Whether you are Jewish or a Christian who reads and studies the Torah and Tanakh (Old Testament), you believe that “Shabbat” was given to the Jewish people by God because as God rested on the 7th day, He commanded the Jewish people to rest on the 7th day. On this day, you cease all from all work and rest. Shabbat begins at the sunset of Friday and ends Saturday night and the only exemption to violating Shabbat orders is if it will help save lives.
Just prior to this past Shabbat, Prime Minister Bibi Netanyahu passed an order to halt train work on Shabbat, involving over 100 railway workers. Because some did not receive the order on time many stayed and continued to work, causing chaos as more workers got called in to work on Shabbat. This also resulted in the Israeli economy losing half a billion shekels. Workers of the bus company, Egged, and of different government ministries, as well as IDF personnel, all had to desecrate the Shabbat in order to organize alternative transportation, especially for soldiers returning to base from their weekend break.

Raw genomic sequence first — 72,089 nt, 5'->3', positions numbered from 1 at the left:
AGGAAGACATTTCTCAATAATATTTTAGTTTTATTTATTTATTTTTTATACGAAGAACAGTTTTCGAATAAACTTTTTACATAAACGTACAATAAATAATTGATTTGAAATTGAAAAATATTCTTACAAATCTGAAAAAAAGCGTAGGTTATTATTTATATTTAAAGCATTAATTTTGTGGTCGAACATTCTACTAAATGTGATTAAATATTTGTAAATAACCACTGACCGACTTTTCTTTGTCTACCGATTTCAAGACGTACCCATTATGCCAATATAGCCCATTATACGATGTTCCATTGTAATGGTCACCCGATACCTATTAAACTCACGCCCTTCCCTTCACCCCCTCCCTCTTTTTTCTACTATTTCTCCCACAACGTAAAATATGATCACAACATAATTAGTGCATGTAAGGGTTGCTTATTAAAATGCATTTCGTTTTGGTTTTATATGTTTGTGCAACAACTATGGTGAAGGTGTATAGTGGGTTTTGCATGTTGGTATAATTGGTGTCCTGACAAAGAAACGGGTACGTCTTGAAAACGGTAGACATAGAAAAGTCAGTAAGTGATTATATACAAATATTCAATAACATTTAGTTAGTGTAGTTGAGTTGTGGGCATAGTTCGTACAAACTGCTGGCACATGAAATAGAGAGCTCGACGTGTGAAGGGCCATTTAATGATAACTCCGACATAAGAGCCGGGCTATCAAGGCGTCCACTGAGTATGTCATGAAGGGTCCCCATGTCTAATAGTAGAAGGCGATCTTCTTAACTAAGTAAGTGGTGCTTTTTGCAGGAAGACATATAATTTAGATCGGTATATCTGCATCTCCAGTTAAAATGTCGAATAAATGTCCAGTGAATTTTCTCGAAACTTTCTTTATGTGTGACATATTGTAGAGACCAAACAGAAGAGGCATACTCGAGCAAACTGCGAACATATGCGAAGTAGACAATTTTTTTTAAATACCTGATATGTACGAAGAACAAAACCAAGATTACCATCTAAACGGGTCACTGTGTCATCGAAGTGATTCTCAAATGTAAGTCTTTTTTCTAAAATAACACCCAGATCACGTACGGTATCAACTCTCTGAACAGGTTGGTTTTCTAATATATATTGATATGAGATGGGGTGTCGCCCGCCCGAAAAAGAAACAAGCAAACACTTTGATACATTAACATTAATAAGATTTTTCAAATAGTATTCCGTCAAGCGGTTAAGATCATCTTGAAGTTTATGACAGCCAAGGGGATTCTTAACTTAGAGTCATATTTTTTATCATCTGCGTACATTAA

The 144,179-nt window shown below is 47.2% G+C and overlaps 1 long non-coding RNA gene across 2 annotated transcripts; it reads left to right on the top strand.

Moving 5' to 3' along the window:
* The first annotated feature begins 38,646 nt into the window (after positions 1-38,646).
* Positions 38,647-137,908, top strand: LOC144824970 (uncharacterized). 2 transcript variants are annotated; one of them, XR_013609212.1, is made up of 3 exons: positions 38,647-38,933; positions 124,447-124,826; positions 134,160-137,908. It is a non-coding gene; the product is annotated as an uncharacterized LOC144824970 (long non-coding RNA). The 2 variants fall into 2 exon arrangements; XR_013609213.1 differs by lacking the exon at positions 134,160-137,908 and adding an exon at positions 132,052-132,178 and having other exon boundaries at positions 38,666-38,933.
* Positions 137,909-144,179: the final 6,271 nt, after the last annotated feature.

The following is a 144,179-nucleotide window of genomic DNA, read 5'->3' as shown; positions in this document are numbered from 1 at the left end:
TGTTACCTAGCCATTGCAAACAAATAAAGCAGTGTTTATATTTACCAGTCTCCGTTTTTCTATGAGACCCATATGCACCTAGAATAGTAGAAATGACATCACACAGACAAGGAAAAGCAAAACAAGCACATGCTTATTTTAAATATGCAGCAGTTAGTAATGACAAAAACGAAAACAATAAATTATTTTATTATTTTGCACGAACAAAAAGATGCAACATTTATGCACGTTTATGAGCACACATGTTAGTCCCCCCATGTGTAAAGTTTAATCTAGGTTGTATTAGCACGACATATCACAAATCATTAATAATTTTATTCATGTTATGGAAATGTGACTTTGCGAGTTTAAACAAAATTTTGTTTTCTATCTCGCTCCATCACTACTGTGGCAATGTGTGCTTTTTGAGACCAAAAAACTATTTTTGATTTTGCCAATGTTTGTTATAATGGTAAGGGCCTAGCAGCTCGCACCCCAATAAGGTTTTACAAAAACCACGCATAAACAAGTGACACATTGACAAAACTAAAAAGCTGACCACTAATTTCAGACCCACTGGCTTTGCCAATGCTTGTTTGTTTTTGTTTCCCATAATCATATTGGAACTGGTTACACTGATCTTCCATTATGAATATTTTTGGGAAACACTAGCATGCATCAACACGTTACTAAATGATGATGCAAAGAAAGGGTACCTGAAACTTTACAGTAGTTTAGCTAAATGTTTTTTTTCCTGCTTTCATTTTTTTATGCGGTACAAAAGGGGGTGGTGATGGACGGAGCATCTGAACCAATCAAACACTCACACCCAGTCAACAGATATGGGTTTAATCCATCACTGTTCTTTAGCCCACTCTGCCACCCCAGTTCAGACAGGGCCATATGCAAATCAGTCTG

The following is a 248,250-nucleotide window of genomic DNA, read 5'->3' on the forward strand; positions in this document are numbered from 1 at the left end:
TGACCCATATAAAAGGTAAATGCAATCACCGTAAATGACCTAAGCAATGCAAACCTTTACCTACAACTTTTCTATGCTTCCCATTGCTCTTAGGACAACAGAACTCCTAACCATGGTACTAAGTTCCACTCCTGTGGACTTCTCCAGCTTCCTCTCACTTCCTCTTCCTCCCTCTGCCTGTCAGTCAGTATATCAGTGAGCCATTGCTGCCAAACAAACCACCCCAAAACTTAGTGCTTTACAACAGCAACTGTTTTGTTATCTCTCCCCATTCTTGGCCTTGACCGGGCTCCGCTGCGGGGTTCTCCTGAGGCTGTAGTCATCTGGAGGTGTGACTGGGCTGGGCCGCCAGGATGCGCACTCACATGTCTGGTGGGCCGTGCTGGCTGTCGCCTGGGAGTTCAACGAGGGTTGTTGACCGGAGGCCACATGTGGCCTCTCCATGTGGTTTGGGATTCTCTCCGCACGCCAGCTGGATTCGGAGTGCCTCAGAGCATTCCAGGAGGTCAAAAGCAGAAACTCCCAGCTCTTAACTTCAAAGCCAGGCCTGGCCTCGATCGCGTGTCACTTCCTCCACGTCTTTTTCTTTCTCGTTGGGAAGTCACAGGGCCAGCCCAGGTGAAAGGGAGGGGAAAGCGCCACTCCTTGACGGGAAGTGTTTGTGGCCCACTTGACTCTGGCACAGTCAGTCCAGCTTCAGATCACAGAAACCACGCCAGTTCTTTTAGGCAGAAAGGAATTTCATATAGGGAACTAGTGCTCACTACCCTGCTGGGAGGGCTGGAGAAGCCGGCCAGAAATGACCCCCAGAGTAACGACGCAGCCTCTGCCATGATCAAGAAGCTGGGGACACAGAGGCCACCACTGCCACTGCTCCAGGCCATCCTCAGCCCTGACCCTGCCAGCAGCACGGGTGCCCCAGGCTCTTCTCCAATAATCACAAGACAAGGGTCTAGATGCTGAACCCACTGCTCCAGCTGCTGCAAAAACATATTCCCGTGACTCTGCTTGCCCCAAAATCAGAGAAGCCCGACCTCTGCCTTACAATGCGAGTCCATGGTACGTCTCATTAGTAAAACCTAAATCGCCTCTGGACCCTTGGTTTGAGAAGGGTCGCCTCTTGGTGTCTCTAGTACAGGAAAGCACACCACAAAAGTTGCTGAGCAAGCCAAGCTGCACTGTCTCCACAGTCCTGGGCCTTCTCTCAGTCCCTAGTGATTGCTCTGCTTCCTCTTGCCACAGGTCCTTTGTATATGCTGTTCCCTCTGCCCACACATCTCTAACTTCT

You can imagine all the chaos and confusion this must have caused for Israelis traveling and those who continued to work on Shabbat.
A question that needs to be asked is, why was there a Shabbat order that was passed right before Shabbat, knowing it wouldn’t reach anyone without proper planning to adapt to the situation? Israel is supposed to be a democracy with freedom of choice, including choosing to keep Shabbat or not. So a few more questions are why are there Shabbat-based laws in Israel when not everyone keeps Shabbat, and what are ways we can accommodate everyone’s beliefs? When travel and transportation are involved, we must avoid situations like this so that it does not happen again.